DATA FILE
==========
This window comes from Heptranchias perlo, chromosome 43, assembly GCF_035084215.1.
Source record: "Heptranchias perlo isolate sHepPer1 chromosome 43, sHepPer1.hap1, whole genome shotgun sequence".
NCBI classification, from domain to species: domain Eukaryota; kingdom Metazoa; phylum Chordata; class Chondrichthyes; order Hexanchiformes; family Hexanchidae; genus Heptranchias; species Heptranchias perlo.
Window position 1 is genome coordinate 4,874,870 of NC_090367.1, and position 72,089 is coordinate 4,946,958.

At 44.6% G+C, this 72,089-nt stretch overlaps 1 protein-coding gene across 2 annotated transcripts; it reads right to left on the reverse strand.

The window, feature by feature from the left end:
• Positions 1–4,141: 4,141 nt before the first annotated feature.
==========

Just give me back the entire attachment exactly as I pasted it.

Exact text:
This window comes from Heptranchias perlo, chromosome 43, assembly GCF_035084215.1.
Source record: "Heptranchias perlo isolate sHepPer1 chromosome 43, sHepPer1.hap1, whole genome shotgun sequence".
NCBI classification, from domain to species: domain Eukaryota; kingdom Metazoa; phylum Chordata; class Chondrichthyes; order Hexanchiformes; family Hexanchidae; genus Heptranchias; species Heptranchias perlo.
Window position 1 is genome coordinate 4,874,870 of NC_090367.1, and position 72,089 is coordinate 4,946,958.

At 44.6% G+C, this 72,089-nt stretch overlaps 1 protein-coding gene across 2 annotated transcripts; it reads right to left on the reverse strand.

The window, feature by feature from the left end:
• Positions 1–4,141: 4,141 nt before the first annotated feature.